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Tunisia to bury slain opposition leader

A Tunisian woman watches as mourners pour into Jebel Jelloud, a suburb of Tunis, on February 7, 2013
A Tunisian woman watches behind a national flag as mourners pour into Jebel Jelloud, a suburb of Tunis and hometown of assassinated leftist leader Chokri Belaid, on February 7, 2013. Tunis is at a near standstill, with streets deserted, shops shut and pub

Tunis was at a near standstill Friday, with streets deserted, shops shut and public transport at a minimum as a general strike called by a powerful trade union after a leftist politician was murdered takes effect.

The Tunis-Carthage airport was open but many flights were cancelled, a Tunisair official told AFP.

A few buses and trams ran in the near-empty streets but there were few passengers.

Tens of thousands of people are expected to take to the streets for the burial of opposition leader Chokri Belaid
Map of Tunisia locating violent protests following the murder of opposition leader Chokri Belaid.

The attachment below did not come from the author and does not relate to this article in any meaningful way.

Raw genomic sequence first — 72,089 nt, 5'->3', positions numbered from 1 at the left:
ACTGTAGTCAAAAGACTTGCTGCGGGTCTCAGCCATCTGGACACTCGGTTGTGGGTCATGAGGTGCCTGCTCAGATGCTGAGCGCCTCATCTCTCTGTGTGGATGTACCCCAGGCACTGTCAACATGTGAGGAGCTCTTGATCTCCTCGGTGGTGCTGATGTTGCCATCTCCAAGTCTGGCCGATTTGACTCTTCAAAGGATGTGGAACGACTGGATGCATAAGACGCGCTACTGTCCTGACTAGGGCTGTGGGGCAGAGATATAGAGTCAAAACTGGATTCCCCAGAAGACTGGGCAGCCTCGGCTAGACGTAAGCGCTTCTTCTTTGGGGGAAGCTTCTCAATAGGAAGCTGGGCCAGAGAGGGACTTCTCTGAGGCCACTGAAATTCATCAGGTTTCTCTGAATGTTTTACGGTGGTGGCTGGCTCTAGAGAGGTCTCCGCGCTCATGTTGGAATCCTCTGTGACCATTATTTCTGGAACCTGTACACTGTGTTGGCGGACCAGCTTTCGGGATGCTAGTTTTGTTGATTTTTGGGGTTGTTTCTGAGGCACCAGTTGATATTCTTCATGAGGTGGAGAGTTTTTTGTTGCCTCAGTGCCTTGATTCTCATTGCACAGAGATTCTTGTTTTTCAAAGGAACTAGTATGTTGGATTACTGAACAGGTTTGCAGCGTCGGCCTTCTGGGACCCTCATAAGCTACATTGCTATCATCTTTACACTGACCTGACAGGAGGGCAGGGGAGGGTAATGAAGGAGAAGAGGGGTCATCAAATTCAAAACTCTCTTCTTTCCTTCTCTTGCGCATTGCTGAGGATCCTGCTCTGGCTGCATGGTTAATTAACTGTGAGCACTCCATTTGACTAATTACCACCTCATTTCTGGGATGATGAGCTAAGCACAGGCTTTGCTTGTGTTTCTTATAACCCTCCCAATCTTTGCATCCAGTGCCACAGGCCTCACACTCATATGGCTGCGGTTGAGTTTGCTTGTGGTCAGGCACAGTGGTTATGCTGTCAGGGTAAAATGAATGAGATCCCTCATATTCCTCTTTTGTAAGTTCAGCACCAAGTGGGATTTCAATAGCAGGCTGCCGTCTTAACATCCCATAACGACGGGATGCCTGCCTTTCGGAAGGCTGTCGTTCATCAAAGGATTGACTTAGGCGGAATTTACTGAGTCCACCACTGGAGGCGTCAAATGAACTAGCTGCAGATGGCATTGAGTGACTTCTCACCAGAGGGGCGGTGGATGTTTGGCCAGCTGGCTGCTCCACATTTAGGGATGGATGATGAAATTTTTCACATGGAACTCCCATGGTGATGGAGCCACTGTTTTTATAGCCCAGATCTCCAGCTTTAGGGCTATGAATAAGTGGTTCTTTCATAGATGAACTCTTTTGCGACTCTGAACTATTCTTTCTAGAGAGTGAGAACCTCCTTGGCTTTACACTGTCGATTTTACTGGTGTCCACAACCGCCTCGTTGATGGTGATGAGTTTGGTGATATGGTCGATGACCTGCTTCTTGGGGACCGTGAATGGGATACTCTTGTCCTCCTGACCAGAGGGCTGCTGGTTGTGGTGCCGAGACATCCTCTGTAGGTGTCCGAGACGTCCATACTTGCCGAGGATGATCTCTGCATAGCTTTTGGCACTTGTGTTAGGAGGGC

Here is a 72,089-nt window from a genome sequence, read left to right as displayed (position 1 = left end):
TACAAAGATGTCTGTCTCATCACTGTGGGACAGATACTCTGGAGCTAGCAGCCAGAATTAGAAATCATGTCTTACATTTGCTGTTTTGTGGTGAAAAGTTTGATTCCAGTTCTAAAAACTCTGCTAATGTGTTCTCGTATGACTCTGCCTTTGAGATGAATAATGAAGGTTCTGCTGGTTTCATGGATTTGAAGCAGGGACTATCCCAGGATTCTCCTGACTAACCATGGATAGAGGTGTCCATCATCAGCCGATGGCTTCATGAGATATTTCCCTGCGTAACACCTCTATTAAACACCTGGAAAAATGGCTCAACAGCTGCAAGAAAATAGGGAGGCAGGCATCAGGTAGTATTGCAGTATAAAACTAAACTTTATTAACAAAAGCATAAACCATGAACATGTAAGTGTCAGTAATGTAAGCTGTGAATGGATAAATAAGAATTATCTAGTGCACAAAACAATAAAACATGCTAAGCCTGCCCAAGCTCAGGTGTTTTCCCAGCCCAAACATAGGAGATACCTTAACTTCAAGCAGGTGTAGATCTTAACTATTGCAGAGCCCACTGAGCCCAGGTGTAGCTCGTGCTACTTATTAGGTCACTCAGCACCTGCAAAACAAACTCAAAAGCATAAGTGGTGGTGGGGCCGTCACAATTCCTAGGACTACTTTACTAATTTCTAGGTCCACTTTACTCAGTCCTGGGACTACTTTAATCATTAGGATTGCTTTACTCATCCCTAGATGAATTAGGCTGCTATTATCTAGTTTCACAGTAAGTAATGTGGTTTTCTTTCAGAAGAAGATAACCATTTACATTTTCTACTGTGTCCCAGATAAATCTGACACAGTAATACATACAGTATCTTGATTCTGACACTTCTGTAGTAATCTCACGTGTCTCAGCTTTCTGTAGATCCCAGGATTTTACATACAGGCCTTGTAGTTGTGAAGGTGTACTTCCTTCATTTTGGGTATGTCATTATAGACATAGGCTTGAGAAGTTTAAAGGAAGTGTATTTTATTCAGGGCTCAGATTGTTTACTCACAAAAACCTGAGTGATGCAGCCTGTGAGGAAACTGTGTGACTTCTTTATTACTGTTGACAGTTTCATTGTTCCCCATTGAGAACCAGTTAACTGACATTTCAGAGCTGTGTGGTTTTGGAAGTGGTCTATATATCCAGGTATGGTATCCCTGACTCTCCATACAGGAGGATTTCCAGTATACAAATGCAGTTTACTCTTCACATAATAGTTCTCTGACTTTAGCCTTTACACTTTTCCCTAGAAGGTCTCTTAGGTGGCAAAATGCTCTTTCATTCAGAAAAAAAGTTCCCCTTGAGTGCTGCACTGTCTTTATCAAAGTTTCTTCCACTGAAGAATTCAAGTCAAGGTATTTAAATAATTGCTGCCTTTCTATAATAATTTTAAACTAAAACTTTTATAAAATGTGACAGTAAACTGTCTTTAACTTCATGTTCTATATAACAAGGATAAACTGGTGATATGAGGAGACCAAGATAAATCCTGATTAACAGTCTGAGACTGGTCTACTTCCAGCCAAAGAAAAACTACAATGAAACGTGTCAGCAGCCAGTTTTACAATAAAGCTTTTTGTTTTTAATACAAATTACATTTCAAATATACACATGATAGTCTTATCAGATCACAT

The strike was called by the 500,000-strong General Union of Tunisian Workers to coincide with the funeral of Chokri Belaid, a lawyer and vocal critic of the ruling Ennahda party who was shot dead outside his home Wednesday by a lone gunman.

The assassination of the popular opposition leader sparked two days of clashes across the country between police and opposition supporters, leaving scores injured and a policeman dead.

Tens of thousands of people are expected to take to the streets for the burial of Belaid after weekly prayers in the Muslim country, whose long-established secular tradition has been countered by the rise of one of the region's most powerful Islamist parties.